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zstone (Structural) (OP)
19 Jun 08 12:44
which is best way?
In some training manuals of CSI,and video tutorials, shear walls are not meshed.
Complet shear wall in one story is included as one finite element, this reason is for design of shear wall procedure or fore anyother reason, i dont know
i thing that to meshing shear waall is best way, because results will bee more logic and more realistic than in other case(unmeshed shear wall),
sorry for my english
best regards

 
jugurtha12 (Civil/Environmental)
28 Jun 08 4:35
I THINK THAT WE CAN NOT MESH A SHEAR WALL BECAUSE IT IS A STRUCTURAL ELEMENT BUT WE CAN MESH IT ONLY WHEN THERE IS AN OPENING IN THE WALL
SORY FOR MY INGLISH
slickdeals (Structural)
28 Jun 08 8:53
Any unmeshed shell element has an artificially high stiffness. It is recommended that you mesh your walls especially if you are designing tall buildings because there will be more flexibility.

You can internally mesh a wall element.
Helpful Member!  sreichwein (Structural)
25 Jul 08 20:22
Meshing a shear wall is much more accurate to the actual behavior.  However, complex shear walls in ETABS are extremely tricky to mesh.  I usually assign automesh to each wall pier and assign a maximum mesh size equal to 24".  The tricky part is getting the mesh to work.  You must make sure that all meshed shell element boundaries are attached to an adjacent shell element.  If not, you will get errors in the analysis or the model will not run at all.  Practice makes perfect, so I recommend playing around with it until you get it down.  If you need more information, let me know.
JoeyRachel (Structural)
20 Aug 08 15:16
sreichwein: Could you give me some suggestions about how to use automesh? I can not see the option when I try to mesh the slabs.

Thank you.
Helpful Member!(2)  stressed (Civil/Environmental)
22 Aug 08 14:34
Meshing a shear wall is also needed for creating openings, for changes to section properties and to assist with design since you can assign different piers and spandrels to separate meshed areas. Automeshing is not the way to go in most cases for walls in my experience. CSI needs to rethink the advice that they give users in their videos and user manuals and be clear as to when "object modeling" is a good thing and when it's not. With walls, automatic meshing for object modeling is seldom useful.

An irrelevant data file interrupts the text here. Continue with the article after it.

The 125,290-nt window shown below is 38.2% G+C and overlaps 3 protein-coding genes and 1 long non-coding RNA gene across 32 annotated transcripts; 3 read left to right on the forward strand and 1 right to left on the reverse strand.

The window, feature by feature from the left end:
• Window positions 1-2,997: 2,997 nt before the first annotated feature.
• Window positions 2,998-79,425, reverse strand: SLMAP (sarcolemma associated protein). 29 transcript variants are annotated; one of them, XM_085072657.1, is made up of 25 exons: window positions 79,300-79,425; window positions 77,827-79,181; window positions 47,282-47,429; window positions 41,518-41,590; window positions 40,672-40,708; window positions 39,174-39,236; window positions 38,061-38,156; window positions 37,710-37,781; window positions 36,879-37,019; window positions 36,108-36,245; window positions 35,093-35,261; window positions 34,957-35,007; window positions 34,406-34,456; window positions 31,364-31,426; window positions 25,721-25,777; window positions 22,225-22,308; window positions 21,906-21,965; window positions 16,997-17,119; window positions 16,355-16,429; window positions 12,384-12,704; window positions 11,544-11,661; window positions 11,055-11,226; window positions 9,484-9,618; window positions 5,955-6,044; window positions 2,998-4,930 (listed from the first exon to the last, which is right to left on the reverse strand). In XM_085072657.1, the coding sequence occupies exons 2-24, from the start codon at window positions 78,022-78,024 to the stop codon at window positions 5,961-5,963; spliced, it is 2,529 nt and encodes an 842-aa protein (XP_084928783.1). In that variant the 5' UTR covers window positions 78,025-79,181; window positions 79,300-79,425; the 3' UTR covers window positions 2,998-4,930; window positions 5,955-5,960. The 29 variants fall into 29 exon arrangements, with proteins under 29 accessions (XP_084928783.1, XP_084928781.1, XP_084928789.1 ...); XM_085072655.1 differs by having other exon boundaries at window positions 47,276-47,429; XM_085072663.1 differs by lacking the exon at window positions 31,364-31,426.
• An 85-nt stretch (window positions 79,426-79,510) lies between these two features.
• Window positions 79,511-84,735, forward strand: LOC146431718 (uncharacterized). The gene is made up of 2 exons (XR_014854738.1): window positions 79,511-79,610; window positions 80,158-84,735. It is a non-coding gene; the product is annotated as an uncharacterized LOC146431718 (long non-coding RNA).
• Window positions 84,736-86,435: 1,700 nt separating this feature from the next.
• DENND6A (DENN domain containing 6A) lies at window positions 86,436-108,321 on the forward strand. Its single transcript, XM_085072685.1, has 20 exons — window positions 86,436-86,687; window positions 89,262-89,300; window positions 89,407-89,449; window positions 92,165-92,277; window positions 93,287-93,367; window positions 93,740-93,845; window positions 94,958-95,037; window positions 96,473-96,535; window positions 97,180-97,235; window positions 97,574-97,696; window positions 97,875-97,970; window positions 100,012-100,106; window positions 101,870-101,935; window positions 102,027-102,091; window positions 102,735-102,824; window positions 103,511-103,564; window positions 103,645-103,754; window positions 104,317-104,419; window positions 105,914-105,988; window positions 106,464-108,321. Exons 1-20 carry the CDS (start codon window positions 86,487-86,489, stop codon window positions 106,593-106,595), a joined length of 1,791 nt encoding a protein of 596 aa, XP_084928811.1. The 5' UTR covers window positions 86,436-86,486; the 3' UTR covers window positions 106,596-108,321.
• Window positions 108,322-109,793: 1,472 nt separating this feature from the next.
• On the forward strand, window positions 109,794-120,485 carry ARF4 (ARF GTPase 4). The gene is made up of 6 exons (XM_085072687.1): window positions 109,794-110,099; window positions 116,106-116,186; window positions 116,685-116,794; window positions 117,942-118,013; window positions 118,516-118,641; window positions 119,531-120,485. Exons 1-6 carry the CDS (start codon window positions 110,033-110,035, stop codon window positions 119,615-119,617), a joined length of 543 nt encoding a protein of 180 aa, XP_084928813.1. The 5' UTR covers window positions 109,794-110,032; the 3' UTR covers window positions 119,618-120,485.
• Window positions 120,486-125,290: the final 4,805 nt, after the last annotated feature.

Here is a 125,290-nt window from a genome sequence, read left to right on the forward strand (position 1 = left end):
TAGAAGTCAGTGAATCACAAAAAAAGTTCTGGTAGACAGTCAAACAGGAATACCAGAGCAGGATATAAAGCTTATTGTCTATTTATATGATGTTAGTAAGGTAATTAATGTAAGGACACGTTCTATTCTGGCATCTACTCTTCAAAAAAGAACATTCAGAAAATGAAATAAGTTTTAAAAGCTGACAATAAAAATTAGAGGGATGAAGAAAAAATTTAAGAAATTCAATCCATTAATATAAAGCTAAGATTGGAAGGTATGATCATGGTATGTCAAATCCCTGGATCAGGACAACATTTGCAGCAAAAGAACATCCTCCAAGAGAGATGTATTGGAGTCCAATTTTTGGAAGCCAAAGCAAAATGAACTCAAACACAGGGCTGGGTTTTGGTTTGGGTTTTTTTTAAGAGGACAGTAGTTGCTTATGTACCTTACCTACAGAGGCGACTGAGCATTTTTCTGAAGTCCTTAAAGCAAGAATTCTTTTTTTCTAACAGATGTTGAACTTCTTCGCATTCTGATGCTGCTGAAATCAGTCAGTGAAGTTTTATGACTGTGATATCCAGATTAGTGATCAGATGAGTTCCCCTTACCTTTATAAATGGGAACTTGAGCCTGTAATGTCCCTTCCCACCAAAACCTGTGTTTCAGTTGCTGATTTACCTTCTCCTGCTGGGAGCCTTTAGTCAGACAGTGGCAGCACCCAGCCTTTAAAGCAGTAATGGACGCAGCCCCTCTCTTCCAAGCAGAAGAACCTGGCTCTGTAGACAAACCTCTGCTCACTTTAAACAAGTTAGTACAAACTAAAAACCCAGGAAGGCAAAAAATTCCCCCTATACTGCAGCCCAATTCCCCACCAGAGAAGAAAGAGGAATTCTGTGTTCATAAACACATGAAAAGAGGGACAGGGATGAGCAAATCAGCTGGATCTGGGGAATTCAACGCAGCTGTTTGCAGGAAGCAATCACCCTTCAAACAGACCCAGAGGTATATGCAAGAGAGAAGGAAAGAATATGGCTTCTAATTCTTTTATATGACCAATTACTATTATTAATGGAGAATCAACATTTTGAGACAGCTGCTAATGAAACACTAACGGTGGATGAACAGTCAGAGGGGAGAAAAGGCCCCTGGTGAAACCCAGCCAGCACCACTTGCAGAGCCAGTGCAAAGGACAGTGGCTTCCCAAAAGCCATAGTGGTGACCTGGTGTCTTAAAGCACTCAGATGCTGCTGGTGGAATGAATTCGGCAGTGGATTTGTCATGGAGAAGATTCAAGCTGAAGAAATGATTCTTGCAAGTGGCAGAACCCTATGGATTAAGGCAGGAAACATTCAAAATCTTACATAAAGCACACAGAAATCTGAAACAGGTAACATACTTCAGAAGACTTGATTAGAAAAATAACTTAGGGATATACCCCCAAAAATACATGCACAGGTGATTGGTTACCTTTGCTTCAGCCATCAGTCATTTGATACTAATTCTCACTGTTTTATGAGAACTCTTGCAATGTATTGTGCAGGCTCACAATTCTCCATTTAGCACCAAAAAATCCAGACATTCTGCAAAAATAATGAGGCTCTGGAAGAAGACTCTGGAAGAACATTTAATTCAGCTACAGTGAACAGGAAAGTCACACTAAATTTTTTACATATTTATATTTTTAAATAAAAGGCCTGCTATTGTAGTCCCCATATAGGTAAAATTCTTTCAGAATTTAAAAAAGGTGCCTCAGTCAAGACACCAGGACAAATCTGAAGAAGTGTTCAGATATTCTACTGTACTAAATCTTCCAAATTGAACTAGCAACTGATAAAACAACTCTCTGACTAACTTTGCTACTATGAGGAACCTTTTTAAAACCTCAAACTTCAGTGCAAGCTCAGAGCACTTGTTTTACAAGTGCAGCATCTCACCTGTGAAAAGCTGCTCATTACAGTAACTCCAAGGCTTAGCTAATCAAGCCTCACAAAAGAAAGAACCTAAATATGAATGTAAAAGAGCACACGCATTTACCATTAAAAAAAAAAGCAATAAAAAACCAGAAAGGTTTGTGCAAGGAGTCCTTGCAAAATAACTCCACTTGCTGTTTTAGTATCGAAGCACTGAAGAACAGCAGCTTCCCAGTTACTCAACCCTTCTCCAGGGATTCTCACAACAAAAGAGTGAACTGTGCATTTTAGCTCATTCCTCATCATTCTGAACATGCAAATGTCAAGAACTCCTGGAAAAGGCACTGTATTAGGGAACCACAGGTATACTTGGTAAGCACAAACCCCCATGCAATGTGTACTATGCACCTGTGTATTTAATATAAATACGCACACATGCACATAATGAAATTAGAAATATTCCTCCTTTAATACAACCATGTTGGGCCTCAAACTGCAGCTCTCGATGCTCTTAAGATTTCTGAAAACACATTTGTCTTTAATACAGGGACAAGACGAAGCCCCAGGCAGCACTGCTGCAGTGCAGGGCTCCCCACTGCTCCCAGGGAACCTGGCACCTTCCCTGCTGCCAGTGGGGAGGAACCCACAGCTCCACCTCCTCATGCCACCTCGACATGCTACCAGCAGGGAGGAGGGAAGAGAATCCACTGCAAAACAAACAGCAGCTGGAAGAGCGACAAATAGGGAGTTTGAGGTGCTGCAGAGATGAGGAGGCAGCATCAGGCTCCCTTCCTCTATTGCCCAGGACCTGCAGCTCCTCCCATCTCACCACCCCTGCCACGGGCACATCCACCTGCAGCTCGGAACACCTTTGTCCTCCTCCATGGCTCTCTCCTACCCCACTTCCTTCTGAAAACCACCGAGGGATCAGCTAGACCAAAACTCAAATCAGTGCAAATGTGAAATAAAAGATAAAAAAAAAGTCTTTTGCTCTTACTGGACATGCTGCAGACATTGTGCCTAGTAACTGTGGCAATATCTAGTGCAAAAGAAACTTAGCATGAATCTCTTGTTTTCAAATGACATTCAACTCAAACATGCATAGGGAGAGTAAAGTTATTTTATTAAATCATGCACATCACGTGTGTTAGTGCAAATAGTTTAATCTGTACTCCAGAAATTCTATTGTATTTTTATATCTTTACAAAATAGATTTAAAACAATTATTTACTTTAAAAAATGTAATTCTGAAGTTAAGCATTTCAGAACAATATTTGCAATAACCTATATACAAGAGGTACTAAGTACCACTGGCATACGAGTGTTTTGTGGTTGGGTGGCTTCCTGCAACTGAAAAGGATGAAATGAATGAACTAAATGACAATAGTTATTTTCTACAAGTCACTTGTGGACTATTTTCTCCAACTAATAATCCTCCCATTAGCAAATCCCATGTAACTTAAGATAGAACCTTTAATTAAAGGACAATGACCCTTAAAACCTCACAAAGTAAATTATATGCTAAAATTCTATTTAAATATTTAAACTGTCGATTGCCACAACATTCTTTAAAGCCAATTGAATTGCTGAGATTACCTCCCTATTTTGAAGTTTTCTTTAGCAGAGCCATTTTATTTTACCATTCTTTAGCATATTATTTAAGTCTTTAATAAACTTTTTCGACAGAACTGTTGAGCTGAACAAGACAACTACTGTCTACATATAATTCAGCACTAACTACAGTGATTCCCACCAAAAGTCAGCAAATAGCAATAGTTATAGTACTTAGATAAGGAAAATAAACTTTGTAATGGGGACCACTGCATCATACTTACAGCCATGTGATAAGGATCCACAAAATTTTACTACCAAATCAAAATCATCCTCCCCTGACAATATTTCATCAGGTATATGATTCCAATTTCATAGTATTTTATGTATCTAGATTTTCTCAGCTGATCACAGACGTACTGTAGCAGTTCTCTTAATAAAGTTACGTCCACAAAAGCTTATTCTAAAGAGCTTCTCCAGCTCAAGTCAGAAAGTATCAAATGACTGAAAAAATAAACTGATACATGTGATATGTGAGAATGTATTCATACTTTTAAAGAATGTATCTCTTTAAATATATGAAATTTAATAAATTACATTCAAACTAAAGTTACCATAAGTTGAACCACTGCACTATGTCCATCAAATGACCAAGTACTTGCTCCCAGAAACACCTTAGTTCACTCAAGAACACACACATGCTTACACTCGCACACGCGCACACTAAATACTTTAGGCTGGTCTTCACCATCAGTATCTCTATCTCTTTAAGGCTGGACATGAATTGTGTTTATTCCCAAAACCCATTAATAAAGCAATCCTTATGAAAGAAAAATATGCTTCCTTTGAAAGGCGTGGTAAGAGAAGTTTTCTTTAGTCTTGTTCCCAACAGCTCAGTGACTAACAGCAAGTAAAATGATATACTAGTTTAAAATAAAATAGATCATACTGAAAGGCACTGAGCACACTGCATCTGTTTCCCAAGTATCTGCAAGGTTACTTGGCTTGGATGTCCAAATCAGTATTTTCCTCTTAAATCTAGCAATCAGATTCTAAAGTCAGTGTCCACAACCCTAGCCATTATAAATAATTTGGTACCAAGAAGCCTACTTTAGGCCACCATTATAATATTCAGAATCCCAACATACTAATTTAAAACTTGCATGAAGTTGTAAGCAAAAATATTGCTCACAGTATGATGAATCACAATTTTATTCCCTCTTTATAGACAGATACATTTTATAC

Select walls and use Edit>Mesh areas. If you want to mesh only for accuracy and have no openings or changes in section properties, then select the "Mesh quads/triangles into" 4X4 or whatever mesh refinement you want. sreichwein recommends every 24". I think that's a reasonable recommendation, but in my experience, in most cases you don't need to refine the mesh even that fine. Experiment yourself to see if mesh refinement changes results significantly, but in my experience, if there are no openings, meshing by every 4ft or 6ft has been plenty good for most design purposes. But again, experiment for yourself

One other important point - Edit>Mesh areas>Mesh quads/triangles with visible gridlines is a very, very important mesh option for shear walls. Go to elevation view, activate the fill view from set bldg view options, then use Edit>Edit reference planes and Edit>Edit reference lines to add gridlines between stories in order to mesh with precision for openings, etc. The 'Draw windows' and 'Draw doors' options seem like gimmicks to me.. I don't find the draw windows and draw door options useful at all. For that reason, I create gridlines like I want using reference planes and reference lines, then mesh by gridlines in order to create openings and for pier labeling. It's very straightforward and fast once you learn it.

If you have the same opening for multiple stories, you can mesh one wall, then use Edit>Replicate to copy to other stories

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